Designing for the Masses
Creating a Memorable Graphic for Those On the Go
by Melissa Tetreault
This is part of an exclusive online series. Part 2 of 4.
A good design is integral to a successful vehicle wrap. Working with your customer is key in ultimately creating the customer’s end-result. SignZoo, a large format printing company that specializes in fleet and marine wraps, works closely with their customers from start to finish.
Selling a Design
According to Larry Cavaluzzi, co-owner of SignZoo, instead of selling a customer a wrap, first they set out to sell the customer a design. The sales person initially discusses the design with the customer and they then pass on a concept overview to the designer.
With four designers in SignZoo’s in-house design department, ideas are bounced around debating over the nature of the design. "Usually," says Cavaluzzi, "the customer does not walk in with an exact idea of what they want in mind. They have a color or a picture in their head and that is the direction we tend to go in."
Once a design is created in either Adobe Photoshop or Illustrator, SignZoo sends over true proofs to their customer. What is a true proof? It is the actual design printed on the vinyl on their VUTEk 150SC so that the customer gets a real feel for what the finished product looks like.
A typical design usually takes about eight hours to complete Cavaluzzi says. Usually it is done in two to three hour periods. None usually take any longer than that and none are any harder to apply than others. Anything close to being difficult, according to Cavaluzzi, would be designs including reflective overlays and special, two layer designs.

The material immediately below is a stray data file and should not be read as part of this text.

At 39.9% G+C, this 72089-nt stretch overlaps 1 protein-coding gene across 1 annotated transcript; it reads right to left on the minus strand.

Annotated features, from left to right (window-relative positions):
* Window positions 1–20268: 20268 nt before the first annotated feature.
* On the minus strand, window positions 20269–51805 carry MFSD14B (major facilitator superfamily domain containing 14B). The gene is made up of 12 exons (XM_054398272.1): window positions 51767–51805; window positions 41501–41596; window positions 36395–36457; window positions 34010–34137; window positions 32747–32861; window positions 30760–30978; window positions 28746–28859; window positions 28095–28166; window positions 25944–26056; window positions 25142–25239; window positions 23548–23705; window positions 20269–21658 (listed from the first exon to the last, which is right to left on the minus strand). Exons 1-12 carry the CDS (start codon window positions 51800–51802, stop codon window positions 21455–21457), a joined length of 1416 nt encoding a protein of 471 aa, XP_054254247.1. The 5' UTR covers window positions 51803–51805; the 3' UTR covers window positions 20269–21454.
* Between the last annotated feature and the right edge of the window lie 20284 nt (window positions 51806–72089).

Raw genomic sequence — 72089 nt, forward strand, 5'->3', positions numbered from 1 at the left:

Co-owner Todd Stuart believes that one of the keys to his company’s success is because they design every wrap they do in-house. "By doing the design work in-house we accelerate the exposure to problems with templates, proofing, and general customer expectations. Thus we learn a great deal from fixing mistakes."
Even if the sign shop gets a wrap designed by another company it still goes through what Stuart calls an "extensive checklist of changes" before it is printed.
Keeping It Plain and Simple
Cavaluzzi concurs with a majority of the sign shop owners out there that vehicle wraps continue to grow in popularity. However, designs as a whole have pretty much stayed the same. The only difference Cavaluzzi notes is that, "people have become more open minded to the theory of more is less." In other words, customers are seeing vehicle wraps as an opportunity to highlight their company’s services and not as a moving bulletin board listing every last detail.
In general, Cavaluzzi believes that, "people like to see a big image with company name and Web site." Simplicity reigns when it comes to advertising and that is just what this sign shop aims for.
Click here to read A New Spin on Marketing, Part 1 of this exclusive Q Series.
Click here to read Media Matters with Vehicle Wraps, Part 3 of this exclusive Q Series.